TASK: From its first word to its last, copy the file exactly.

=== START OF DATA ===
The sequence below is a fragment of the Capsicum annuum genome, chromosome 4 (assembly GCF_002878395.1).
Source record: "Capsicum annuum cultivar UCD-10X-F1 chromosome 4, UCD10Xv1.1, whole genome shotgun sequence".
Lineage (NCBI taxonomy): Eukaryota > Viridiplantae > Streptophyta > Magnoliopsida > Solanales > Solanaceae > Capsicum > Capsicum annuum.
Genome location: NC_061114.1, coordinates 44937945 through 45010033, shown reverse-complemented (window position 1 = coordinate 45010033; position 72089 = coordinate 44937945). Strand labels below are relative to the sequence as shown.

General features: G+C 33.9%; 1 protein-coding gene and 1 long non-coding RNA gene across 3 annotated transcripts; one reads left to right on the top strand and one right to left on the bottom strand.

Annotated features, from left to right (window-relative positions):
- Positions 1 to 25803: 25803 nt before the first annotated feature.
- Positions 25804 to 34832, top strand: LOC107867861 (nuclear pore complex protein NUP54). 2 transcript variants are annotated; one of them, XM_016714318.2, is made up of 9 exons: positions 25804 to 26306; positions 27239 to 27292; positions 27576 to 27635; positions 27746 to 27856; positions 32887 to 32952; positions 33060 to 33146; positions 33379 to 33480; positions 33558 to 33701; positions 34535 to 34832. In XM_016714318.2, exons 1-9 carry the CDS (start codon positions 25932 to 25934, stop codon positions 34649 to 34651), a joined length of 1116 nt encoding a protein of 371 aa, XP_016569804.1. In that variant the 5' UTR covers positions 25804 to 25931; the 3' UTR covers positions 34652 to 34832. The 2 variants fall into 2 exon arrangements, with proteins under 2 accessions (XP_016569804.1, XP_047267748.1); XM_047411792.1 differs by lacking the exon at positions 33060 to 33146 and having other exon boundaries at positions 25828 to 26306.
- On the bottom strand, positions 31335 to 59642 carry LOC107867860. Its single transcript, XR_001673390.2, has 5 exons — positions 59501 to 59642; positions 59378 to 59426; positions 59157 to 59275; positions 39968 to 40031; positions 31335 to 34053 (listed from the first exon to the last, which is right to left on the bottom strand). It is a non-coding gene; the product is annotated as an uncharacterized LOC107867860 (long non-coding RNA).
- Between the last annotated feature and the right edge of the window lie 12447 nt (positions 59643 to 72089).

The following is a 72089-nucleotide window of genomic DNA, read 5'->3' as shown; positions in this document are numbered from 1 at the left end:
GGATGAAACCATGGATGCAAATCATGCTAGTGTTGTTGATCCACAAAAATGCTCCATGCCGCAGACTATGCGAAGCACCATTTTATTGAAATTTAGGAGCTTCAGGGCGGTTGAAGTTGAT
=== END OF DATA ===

The sequence below is a fragment of the Capsicum annuum genome, chromosome 4 (assembly GCF_002878395.1).
Source record: "Capsicum annuum cultivar UCD-10X-F1 chromosome 4, UCD10Xv1.1, whole genome shotgun sequence".
Lineage (NCBI taxonomy): Eukaryota > Viridiplantae > Streptophyta > Magnoliopsida > Solanales > Solanaceae > Capsicum > Capsicum annuum.
Genome location: NC_061114.1, coordinates 44937945 through 45010033, shown reverse-complemented (window position 1 = coordinate 45010033; position 72089 = coordinate 44937945). Strand labels below are relative to the sequence as shown.

General features: G+C 33.9%; 1 protein-coding gene and 1 long non-coding RNA gene across 3 annotated transcripts; one reads left to right on the top strand and one right to left on the bottom strand.

Annotated features, from left to right (window-relative positions):
- Positions 1 to 25803: 25803 nt before the first annotated feature.
- Positions 25804 to 34832, top strand: LOC107867861 (nuclear pore complex protein NUP54). 2 transcript variants are annotated; one of them, XM_016714318.2, is made up of 9 exons: positions 25804 to 26306; positions 27239 to 27292; positions 27576 to 27635; positions 27746 to 27856; positions 32887 to 32952; positions 33060 to 33146; positions 33379 to 33480; positions 33558 to 33701; positions 34535 to 34832. In XM_016714318.2, exons 1-9 carry the CDS (start codon positions 25932 to 25934, stop codon positions 34649 to 34651), a joined length of 1116 nt encoding a protein of 371 aa, XP_016569804.1. In that variant the 5' UTR covers positions 25804 to 25931; the 3' UTR covers positions 34652 to 34832. The 2 variants fall into 2 exon arrangements, with proteins under 2 accessions (XP_016569804.1, XP_047267748.1); XM_047411792.1 differs by lacking the exon at positions 33060 to 33146 and having other exon boundaries at positions 25828 to 26306.
- On the bottom strand, positions 31335 to 59642 carry LOC107867860. Its single transcript, XR_001673390.2, has 5 exons — positions 59501 to 59642; positions 59378 to 59426; positions 59157 to 59275; positions 39968 to 40031; positions 31335 to 34053 (listed from the first exon to the last, which is right to left on the bottom strand). It is a non-coding gene; the product is annotated as an uncharacterized LOC107867860 (long non-coding RNA).
- Between the last annotated feature and the right edge of the window lie 12447 nt (positions 59643 to 72089).

The following is a 72089-nucleotide window of genomic DNA, read 5'->3' as shown; positions in this document are numbered from 1 at the left end:
GGATGAAACCATGGATGCAAATCATGCTAGTGTTGTTGATCCACAAAAATGCTCCATGCCGCAGACTATGCGAAGCACCATTTTATTGAAATTTAGGAGCTTCAGGGCGGTTGAAGTTGAT